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So here's the problem I'm trying to solve:

We have a website, and we want to keep information about things on the website more-or-less up-to-date in our search index. We have finite resources to devote to keeping them up-to-date, but we don't have hard requirements for how fast this has to happen.

I want a system that allows me to grab the IDs of the things that have gone the longest without being updated off the queue, and then allows me to mark them as updated. In general, things will never leave the queue; they'll just go around and around. I'd also like to check on the maximum time it takes for something to be refreshed. It would also be nice to be able to bump things to the head of queue.

We have Gearman installed and set up, but it seems like an imperfect fit; it doesn't expose a concept of time, and it looks like you need to decide up-front how often you want to refresh things. I want the refresh time to adjust to the computing resources available. Am I wrong and there's a natural way to do this with Gearman?

I can definitely build an Open Source project that does this myself, but I don't want to re-invent the wheel if there's already one out there. Any ideas? :)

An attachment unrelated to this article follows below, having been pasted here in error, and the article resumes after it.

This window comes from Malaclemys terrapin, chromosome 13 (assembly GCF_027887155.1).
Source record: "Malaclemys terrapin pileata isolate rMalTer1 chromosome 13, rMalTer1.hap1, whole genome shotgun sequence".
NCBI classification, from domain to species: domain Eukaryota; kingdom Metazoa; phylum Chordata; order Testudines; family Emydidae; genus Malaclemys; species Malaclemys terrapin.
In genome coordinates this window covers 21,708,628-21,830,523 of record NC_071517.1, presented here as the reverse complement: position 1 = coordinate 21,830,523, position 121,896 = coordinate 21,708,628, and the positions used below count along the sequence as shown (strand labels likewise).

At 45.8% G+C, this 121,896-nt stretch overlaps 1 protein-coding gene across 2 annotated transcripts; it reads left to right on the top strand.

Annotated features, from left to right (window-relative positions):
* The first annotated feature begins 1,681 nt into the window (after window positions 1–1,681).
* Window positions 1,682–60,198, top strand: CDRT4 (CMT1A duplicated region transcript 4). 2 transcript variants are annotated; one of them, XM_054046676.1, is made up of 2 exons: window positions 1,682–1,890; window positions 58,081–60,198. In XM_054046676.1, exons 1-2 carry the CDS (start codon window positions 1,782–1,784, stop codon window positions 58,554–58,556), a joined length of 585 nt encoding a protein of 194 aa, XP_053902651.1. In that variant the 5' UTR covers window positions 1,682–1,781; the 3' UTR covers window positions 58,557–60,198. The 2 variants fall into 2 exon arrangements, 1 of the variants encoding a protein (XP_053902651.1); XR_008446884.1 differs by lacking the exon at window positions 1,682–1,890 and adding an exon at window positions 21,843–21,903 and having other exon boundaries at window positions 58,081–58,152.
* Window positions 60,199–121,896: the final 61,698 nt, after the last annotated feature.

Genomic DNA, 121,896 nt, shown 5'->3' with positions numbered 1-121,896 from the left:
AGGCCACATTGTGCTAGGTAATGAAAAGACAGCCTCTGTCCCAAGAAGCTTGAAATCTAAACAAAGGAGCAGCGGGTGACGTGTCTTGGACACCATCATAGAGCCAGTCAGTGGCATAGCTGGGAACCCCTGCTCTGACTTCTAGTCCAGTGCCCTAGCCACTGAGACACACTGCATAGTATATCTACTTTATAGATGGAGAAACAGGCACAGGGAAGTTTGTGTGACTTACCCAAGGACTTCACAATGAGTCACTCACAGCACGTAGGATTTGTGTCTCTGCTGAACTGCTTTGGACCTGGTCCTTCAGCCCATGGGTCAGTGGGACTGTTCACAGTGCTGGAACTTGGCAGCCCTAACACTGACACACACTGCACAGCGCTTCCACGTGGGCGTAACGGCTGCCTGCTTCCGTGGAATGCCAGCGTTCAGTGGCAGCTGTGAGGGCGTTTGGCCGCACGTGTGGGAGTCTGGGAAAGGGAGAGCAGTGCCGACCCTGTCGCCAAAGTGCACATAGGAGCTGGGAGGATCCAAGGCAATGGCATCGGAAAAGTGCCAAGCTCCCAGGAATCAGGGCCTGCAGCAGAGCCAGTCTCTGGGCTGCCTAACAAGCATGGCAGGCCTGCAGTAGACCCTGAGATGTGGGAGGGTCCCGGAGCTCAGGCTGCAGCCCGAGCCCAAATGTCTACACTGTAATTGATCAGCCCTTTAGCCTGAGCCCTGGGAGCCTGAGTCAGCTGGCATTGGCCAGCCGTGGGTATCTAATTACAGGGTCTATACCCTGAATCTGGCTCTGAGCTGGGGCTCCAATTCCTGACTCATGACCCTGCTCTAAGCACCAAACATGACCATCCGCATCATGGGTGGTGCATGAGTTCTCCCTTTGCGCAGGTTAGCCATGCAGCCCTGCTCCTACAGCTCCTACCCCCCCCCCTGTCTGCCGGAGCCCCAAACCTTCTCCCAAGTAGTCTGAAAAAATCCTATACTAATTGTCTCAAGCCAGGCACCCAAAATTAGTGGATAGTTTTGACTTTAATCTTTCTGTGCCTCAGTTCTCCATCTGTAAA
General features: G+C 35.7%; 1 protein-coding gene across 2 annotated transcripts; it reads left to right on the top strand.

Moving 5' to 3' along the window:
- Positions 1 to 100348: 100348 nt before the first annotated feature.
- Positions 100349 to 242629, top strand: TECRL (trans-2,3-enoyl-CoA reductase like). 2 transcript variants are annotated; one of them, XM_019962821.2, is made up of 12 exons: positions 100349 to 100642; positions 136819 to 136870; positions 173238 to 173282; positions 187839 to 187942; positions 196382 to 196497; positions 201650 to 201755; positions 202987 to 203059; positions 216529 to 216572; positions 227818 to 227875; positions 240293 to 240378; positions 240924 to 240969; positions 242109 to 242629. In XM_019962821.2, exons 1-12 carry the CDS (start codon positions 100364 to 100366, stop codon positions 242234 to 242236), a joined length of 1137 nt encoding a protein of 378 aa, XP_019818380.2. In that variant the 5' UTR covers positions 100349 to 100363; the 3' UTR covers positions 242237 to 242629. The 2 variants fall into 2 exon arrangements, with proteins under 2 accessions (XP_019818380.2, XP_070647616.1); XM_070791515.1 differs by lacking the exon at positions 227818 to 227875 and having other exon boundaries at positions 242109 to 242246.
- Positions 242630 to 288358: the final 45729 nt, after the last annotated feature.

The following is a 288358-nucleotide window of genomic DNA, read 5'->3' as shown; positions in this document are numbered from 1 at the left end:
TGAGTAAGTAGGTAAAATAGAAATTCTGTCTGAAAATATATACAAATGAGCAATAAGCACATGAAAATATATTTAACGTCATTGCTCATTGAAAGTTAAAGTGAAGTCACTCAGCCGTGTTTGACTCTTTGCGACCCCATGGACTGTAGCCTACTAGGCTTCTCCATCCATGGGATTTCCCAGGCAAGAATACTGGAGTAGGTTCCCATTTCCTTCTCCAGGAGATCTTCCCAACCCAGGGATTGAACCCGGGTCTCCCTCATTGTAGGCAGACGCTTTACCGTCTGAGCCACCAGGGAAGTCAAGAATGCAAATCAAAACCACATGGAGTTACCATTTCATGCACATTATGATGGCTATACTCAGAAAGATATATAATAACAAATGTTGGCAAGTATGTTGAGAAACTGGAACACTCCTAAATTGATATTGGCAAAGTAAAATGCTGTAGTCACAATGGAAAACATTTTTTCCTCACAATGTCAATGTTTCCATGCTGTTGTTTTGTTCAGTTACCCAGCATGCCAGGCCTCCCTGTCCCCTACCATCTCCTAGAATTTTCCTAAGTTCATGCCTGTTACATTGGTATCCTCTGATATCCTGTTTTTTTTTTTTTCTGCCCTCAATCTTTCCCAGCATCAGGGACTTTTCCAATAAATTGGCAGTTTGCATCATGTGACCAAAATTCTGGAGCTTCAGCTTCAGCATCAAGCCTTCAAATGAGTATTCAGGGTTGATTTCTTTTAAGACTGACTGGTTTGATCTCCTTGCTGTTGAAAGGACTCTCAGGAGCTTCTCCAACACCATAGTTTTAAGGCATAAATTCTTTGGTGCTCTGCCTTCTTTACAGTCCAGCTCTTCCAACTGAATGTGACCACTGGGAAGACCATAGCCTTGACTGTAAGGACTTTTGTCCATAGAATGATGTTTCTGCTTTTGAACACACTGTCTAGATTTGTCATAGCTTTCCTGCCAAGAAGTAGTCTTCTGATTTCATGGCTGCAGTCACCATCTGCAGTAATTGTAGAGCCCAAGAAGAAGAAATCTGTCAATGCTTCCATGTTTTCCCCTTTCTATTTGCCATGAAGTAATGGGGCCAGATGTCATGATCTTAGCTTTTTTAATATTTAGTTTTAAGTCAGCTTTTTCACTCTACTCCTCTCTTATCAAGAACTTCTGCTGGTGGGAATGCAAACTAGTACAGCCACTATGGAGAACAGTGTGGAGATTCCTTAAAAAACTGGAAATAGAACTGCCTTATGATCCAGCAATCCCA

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By the way, I did eventually create an Open Source project to solve this problem. Check out packages.python.org/doloop. –  David Marin Oct 18 '11 at 18:43

1 Answer 1

Create a table that have id, time_updated, next_update_time, and a cron that grabs X records, which next_update_time < currect time, ordered by next_update_time, and send them to gearman workers for processing. The gearman worker updates the item, and sets time_updated, next_update_time. The worker can keep the stats how long item is being processed as well. Run the cron frequent enough.

If you want to keep this only as a queue in gearman, as far as I remember the latest versions of gearman have delayed jobs, but I didn't use them and not sure if they are reliable. However you can send a job with a timestamp when should it be started, and then in the worker just sleep until that timestamp. But this won't scale well, since the worker actually have grabbed a job and should wait for it's execution.

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